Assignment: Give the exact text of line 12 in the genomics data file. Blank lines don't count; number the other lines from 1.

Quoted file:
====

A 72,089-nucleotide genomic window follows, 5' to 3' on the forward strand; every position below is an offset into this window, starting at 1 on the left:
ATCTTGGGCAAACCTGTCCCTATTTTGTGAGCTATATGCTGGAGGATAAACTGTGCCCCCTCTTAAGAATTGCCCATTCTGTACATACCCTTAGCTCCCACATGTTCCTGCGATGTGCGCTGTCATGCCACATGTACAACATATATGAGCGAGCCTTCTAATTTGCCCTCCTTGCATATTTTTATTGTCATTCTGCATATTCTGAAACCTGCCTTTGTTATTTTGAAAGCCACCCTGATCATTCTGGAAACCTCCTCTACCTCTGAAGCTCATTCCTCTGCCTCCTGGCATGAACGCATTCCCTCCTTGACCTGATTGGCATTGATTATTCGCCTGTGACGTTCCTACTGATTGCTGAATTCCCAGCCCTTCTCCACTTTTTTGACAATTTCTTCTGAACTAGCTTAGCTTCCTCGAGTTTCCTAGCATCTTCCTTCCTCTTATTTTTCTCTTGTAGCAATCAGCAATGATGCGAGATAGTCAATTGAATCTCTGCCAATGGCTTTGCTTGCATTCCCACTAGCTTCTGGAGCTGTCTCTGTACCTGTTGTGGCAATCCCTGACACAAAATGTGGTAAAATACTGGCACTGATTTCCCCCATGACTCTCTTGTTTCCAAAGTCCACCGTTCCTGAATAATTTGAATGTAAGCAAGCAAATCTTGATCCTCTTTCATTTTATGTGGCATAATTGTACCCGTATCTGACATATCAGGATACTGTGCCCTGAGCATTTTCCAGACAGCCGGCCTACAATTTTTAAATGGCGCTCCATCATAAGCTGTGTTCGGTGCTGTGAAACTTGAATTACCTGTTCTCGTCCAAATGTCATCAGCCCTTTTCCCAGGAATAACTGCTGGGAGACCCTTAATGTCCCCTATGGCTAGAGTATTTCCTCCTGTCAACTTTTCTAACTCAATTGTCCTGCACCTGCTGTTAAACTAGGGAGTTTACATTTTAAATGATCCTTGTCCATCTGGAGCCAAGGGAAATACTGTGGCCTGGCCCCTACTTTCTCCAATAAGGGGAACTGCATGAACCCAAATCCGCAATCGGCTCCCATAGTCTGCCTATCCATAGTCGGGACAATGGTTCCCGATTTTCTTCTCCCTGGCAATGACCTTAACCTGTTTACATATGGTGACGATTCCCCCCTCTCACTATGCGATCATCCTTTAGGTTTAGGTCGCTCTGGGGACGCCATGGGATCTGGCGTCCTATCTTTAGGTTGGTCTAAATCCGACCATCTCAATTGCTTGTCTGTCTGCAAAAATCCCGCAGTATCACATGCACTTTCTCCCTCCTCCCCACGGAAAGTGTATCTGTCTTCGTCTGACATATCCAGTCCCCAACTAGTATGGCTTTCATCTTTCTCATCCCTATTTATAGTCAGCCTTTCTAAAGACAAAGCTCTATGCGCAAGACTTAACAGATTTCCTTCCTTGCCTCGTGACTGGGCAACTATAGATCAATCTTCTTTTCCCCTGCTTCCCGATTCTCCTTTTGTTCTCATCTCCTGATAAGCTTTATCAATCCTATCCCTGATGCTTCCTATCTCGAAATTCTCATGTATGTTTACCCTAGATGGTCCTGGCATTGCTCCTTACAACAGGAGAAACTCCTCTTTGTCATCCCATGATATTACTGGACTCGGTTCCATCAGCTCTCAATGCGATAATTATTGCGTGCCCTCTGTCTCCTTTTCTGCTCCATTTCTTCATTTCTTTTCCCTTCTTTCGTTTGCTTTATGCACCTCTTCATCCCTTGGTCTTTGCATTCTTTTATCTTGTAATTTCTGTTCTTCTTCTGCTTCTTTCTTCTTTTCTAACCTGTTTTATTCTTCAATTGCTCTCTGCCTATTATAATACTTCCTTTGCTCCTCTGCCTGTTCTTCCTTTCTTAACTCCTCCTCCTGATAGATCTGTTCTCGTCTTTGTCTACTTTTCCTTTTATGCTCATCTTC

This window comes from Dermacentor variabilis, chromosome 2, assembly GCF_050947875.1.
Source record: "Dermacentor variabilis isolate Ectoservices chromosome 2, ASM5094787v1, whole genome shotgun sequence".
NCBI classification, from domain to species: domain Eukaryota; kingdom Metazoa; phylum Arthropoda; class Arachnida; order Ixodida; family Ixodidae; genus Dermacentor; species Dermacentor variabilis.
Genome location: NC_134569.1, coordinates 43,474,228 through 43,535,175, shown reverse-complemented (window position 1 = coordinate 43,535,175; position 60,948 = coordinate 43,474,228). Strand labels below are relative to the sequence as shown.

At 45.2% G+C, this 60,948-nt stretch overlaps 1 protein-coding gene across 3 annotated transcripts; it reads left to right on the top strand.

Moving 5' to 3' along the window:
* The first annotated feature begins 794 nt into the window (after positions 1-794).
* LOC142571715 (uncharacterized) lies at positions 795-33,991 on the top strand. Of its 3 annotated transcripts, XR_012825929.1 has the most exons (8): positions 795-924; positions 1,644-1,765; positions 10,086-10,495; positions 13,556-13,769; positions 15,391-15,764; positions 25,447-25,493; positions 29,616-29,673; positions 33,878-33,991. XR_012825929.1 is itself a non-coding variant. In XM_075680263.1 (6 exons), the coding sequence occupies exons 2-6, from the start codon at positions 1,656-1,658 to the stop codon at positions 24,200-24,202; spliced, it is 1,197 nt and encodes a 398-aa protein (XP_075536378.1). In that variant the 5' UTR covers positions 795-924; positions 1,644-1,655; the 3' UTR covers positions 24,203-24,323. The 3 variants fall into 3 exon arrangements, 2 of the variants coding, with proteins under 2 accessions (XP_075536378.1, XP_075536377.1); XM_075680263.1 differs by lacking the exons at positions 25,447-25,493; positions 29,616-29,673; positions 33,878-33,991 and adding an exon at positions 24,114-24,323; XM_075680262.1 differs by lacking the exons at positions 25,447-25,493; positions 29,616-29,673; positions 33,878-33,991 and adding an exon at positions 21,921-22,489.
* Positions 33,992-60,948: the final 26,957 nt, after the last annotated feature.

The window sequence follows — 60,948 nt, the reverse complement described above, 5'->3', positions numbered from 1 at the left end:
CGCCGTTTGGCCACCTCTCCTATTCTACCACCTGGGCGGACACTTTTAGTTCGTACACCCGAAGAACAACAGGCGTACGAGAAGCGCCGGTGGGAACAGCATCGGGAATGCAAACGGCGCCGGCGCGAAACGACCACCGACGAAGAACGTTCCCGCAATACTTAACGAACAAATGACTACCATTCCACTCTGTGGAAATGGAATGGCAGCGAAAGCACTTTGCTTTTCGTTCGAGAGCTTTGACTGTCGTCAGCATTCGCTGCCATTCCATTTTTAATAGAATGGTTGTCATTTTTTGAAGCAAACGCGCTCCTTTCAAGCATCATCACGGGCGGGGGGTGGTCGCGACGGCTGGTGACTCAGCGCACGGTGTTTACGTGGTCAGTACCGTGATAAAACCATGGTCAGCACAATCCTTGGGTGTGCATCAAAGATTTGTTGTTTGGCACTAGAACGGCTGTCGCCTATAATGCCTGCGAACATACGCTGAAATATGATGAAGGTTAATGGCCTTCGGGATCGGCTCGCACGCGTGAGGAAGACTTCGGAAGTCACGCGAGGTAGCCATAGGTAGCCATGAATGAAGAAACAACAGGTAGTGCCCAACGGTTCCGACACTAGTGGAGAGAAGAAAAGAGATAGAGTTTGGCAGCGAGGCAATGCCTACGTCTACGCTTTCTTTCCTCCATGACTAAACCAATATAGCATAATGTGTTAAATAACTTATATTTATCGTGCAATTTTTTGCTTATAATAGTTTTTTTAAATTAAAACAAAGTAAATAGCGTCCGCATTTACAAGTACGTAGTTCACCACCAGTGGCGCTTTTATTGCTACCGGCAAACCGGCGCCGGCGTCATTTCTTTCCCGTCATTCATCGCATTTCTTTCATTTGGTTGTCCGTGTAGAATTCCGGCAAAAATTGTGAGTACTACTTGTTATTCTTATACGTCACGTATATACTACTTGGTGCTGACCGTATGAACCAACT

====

The window sequence follows — 60,948 nt, the reverse complement described above, 5'->3', positions numbered from 1 at the left end: